The exhausted squad approaches Ramelle. While crossing a field, they spot a German half-track. Miller orders everyone to take cover while the vehicle passes. The half-track is suddenly hit by bazooka fire. Miller's squad is momentarily confused, uncertain who is firing, but moves in and kills Germans as they attempt to escape the destroyed vehicle. A small group of American soldiers emerge from their positions in the field and identify themselves as paratroopers from various Airborne units. One of them identifies himself as Pvt James Ryan (Matt Damon) .
In the ruins of the village of Ramelle, Miller's squad learns that Ryan and his comrades are guarding one of two remaining bridges across the Merderet River. Their commanding officer had been killed a few days before. Miller tells Ryan that his three brothers are dead and that he's been given a ticket home. Ryan is devastated by the news of his family but refuses to leave, saying that it's his duty to stay with his unit and defend the bridge until relief arrives. Ryan says his mother would understand his desire to remain at the bridge with the "only brothers [he] has left." Miller can't change Ryan's mind. Miller and Horvath reflect on Ryan's refusal and they decide to stay and help the unit defend the bridge.
The half-track they destroyed was part of a German probe to investigate the forces guarding the bridge so the unit knows the Germans will mount a large assault. Miller inventories their few remaining weapons and supplies and outlines a plan to lure German tanks on the main street of Ramelle, where the rubble from destroyed buildings creates a narrow choke point that will channel the armor and German troops into a bottleneck and allow their unit to flank the Germans. Their plan includes Reiben riding out on a German half-track motorcycle to lure the German unit into the bottleneck. Miller suggests they improvise "sticky bombs," socks stuffed with Composition B explosives and coated with grease. They'll use the sticky bombs to blast the treads off one of the tanks, turning it into a roadblock. Upham is given the job of running ammunition to the two Browning machine gun positions manned by Mellish and 101st paratrooper Parker (Demetri Goritsas). Jackson and Parker take position in the church tower to provide sniper cover and for Parker to stand as a lookout, reporting on the German approach.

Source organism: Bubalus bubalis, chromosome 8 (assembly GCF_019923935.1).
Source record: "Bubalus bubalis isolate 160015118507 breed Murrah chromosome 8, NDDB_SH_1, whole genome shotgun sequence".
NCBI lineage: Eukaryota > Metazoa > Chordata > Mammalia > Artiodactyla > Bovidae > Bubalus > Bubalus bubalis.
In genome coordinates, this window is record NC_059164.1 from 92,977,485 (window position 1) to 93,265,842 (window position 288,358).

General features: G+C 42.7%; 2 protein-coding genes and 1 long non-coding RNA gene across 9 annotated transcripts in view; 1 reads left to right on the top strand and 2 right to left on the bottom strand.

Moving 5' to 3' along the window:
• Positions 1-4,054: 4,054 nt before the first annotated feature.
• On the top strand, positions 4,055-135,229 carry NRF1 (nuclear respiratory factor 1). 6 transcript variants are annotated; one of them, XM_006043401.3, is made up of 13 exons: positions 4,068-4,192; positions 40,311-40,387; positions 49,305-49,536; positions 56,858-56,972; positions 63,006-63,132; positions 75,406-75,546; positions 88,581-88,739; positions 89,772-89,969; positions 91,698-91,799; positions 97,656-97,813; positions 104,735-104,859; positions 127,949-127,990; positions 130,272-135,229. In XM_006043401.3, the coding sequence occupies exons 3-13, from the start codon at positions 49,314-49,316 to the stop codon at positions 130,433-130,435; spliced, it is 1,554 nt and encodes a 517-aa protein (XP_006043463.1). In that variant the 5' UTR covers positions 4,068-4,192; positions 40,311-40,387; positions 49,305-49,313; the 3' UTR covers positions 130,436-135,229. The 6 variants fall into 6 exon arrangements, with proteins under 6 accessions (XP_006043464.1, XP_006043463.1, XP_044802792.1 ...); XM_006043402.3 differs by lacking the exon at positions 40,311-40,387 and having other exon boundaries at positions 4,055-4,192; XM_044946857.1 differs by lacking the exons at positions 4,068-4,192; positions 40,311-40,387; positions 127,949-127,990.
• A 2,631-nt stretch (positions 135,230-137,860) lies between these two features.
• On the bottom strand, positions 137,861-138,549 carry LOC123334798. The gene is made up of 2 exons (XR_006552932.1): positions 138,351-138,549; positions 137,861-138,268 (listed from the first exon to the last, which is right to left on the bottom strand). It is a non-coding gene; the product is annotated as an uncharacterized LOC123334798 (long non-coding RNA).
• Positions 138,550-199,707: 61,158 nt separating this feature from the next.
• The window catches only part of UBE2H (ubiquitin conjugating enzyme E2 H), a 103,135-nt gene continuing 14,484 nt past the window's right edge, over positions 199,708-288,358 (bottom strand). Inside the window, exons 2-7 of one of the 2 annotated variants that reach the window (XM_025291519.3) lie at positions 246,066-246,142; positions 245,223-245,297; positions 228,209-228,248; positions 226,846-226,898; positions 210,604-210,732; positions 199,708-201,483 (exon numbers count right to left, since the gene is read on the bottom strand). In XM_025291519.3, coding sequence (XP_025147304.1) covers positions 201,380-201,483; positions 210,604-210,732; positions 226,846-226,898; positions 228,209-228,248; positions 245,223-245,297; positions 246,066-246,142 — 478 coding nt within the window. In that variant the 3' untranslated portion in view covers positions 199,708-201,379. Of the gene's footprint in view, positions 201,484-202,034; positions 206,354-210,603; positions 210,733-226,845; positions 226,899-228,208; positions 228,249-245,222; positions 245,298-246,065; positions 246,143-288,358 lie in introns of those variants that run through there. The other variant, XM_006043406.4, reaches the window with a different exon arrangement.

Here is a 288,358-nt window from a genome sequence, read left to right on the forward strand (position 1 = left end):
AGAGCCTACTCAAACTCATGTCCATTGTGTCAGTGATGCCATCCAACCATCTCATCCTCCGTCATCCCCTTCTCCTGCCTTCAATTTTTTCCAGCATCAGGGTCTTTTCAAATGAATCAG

The men wait for the Germans to arrive, listening to "Tous es Partout" by Edith Piaf, while Upham interprets -- his new comrades seem more accepting of him and listen intently while he translates, even joking him and recounting their own personal stories. Ryan tells Miller that he can remember his brothers but he can't see their faces. Miller suggests he "think of a context", something they've all done together. Miller tells Ryan when he wants to remember his wife, he thinks of her trimming rosebushes. Ryan tells the story of how he and his brothers nearly burned down the barn on their farm when they snuck up on their oldest brother, Danny, while he was trying to have sex with a local girl in the hayloft. James laughs and stops when he realizes that the incident was the last time they were all together, over two years ago, before any of them had gone to basic training. When Ryan asks Miller to tell him about his wife and the rosebushes, Miller politely refuses, saying that memory is for him alone.
The squad feels the ground beginning to rumble, indicating that the German column has arrived. Jackson signals from the church tower that there are two Panzer tanks (which turn out to be Marder III self-propelled guns) and two Tiger I heavy tanks. There are also at least 50 German troops. Miller orders everyone to their positions and Reiben rides out to act as "the rabbit" to lure the Germans into town. One of the Tiger tanks proceeds down the main street, and one of the soldiers attempts to plant a sticky bomb on the tank. He waits too long and the bomb blows up, killing him. The German troops following the tank are cut down by the soldiers and by mines planted along the sides. Two men plant the Comp B bombs on the wheels of the Tiger, blasting it's tread apart, eventually bringing it to a halt. When they advance on the tank to take out it's crew, they are fired upon by a small German squad with a 20 millimeter flak cannon that brutally takes out several more men.